The International Energy Agency (IEA) says renewables would be the only electricity source to achieve growth in 2020, a year marked by a plunge in energy demand due to the anti-coronavirus measures and falling emissions.
IEA’s latest report, the Global Energy Review, is based on an analysis of more than 100 days of real data so far in 2020. One of its main conclusions is that “the energy industry that emerges from this crisis will be significantly different from the one that came before.”
According to the report, the world can expect a 6% drop in energy demand for 2020, or seven times the decline seen after the 2008 financial crisis. IEA compares the drop in absolute terms to the loss of the entire energy demand of India. In the US, the fall is projected to reach 9%, while in the EU it will be 11%.
Electricity demand this year is set to contract by 5%, the largest drop since the Great Depression in the 1930s. IEA says solar photovoltaic (PV) and wind capacities are on track to help lift the production of renewable power by 5% in 2020, with some help from hydropower plants (HPPs). The report shows that the sources considered low-carbon today -- renewables, hydro and nuclear -- will reach 40% of global power generation in 2020, 6 percentage points more than coal.
Global demand for coal will be down by 8%, while natural gas demand will decline by around 5%, the agency projects. For gas, this will be “the largest recorded year-on-year drop in consumption since natural gas demand developed at scale during the second half of the 20th century.”
The combined share of gas and coal in the world’s power mix is seen to fall by 3 percentage points in 2020 to a level not seen since 2001.
According to the report, the coronavirus pandemic and the economic crisis will help reduce global carbon dioxide (CO2) emissions this year by nearly 8%, bringing them to their lowest level since 2010. IEA says this would be the largest decrease in emissions ever recorded -- nearly six times larger than the drop of 400 million tonnes in 2009 caused by the global financial crisis.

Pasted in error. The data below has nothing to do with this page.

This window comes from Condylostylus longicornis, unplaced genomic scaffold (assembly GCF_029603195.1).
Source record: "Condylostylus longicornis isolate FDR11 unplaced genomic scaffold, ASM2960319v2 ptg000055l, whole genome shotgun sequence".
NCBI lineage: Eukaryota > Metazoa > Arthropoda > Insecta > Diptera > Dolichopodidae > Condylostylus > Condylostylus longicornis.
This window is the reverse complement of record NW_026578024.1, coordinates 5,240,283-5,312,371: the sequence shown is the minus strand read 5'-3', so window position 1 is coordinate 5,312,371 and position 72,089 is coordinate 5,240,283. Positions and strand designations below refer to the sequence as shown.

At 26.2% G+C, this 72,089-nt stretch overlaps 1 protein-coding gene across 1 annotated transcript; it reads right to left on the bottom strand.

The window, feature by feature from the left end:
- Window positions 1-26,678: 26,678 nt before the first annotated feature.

“And if the aftermath of the 2008 financial crisis is anything to go by, we are likely to soon see a sharp rebound in emissions as economic conditions improve,” commented Fatih Birol, executive director of IEA. “But governments can learn from that experience by putting clean energy technologies – renewables, efficiency, batteries, hydrogen and carbon capture – at the heart of their plans for economic recovery. Investing in those areas can create jobs, make economies more competitive and steer the world towards a more resilient and cleaner energy future.”
The projections in the report are based on assumptions that most countries will ease the lockdowns in the coming months, which should be accompanied by a gradual economic recovery. The actual energy demand this year will dependent a lot on the duration and stringency of the measures taken to limit the spread of COVID-19. IEA calculates that a month of worldwide lockdown at early-April levels reduces annual global energy demand by roughly 1.5%.
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